A Roscommon-Galway TD has called for clarity on the finer details of the young farmer loan scheme in relation to the criteria for eligibility, maximum and minimum loan amounts and interest rates.

Independent TD Michael Fitzmaurice has welcomed the launch of the €1 billion loans package by the European Commission and the European Investment Bank (EIB) targeting young farmers.

Announced by the European Commissioner for Agriculture and Rural Development, Phil Hogan, and the vice-president of the EIB, Andrew McDowell, the loans package aims to increase access to funding for EU farmers.

Commenting on the matter, the Roscommon-Galway TD said: “First of all, any funding made available to young farmers must be welcomed.

Access to finance at affordable interest rates is currently a serious obstacle for young farmers in Ireland.

“It is quite obvious that there is a significant appetite among farmers for affordable loans, you just have to cast your mind back to when the Agriculture Cashflow Support Scheme was launched in recent years.

“From talking to officials in the banking sector this morning, it is my understanding that the initiative will not be up and running until the middle or end of May at the earliest.”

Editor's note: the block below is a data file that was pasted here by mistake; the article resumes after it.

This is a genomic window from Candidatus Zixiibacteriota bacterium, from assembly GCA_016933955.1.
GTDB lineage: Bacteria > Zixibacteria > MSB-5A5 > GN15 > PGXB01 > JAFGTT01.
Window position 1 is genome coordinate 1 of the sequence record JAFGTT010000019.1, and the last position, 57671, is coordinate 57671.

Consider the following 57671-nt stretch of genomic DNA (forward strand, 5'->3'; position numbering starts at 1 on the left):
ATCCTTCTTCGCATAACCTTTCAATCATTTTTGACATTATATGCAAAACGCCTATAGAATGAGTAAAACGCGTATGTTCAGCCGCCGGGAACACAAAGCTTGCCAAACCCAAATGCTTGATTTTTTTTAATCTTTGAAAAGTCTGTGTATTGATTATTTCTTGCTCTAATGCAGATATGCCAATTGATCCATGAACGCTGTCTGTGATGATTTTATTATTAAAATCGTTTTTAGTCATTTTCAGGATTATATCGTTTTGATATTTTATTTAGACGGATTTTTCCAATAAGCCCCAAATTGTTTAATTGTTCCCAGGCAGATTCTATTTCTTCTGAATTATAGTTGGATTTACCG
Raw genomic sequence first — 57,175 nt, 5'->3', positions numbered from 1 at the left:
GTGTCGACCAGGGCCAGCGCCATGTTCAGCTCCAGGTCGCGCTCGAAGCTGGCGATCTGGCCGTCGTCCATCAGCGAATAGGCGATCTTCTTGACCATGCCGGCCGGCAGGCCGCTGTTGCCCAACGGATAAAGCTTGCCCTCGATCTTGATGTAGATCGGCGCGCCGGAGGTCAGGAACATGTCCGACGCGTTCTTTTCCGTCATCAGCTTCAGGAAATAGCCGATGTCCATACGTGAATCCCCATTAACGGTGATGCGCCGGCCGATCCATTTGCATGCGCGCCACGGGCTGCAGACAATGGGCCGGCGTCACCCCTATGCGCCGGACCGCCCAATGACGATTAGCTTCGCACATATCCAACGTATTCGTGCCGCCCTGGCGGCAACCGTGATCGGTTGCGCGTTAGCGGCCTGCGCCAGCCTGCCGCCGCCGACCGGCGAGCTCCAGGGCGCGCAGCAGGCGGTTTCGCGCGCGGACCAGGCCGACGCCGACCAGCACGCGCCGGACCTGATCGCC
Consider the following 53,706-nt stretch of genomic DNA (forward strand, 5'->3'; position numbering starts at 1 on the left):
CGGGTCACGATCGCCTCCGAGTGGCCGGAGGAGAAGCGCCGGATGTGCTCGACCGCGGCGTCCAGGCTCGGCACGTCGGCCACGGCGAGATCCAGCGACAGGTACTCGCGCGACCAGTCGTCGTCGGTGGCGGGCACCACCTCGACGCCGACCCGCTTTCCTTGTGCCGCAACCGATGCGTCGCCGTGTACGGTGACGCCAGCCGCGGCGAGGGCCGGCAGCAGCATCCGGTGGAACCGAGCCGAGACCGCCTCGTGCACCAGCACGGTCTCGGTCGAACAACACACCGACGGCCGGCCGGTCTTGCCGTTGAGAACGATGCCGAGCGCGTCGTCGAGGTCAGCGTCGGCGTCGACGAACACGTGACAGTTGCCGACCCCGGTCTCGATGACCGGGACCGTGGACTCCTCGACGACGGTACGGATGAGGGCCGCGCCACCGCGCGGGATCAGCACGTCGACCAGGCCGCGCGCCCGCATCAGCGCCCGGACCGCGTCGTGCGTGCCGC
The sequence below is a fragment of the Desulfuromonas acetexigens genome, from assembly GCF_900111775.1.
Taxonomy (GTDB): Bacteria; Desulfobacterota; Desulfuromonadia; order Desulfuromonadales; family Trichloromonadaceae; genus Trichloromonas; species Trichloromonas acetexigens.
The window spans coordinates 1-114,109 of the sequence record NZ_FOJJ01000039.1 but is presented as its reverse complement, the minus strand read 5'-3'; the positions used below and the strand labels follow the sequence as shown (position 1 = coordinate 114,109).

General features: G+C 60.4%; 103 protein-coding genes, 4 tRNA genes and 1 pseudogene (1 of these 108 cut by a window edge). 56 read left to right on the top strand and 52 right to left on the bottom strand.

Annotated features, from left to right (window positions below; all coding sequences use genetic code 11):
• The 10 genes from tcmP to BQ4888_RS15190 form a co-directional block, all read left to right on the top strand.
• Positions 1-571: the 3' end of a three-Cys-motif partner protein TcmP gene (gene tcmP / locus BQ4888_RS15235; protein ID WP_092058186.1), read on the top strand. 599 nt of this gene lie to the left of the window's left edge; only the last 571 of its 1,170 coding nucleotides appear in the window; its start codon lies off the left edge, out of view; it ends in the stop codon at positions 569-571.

“The Minister for Agriculture, Food and the Marine, Michael Creed, needs to ensure that a priority is given to these small, family farms.

“It will also be interesting to see whether the ‘forgotten farmers’ will benefit as a result of this initiative; it is time for the minister to bring these farmers in out of the cold, because they have been neglected for far too long,” he outlined.

Continuing, Fitzmaurice pointed to EU statistics which show that 27% of the loan applications submitted to banks in 2017, by EU young farmers, were turned down; compared to just 9% of other farmer applications.

Hopefully the introduction of this scheme will reduce the rejection rates suffered by young farmers.

“Also, I hope that whispers of a minimum loan application of €50,000 as part of the package are untrue.

“If this is the case, there will be smaller farmers – especially in the west of Ireland – who require loans in the region of €20,000 or €30,000 who won’t be facilitated.

These cheaper loan initiatives cannot be aimed consistently at larger farm enterprises. Small, family farms – those under 100ac – should also be given special consideration under this initiative.

“The Minister for Agriculture, Food and the Marine, Michael Creed, needs to ensure that a priority is given to these small, family farms,” he outlined.

Concluding, he reiterated: “It is important that we welcome this announcement, but farmers need to hear all the details.”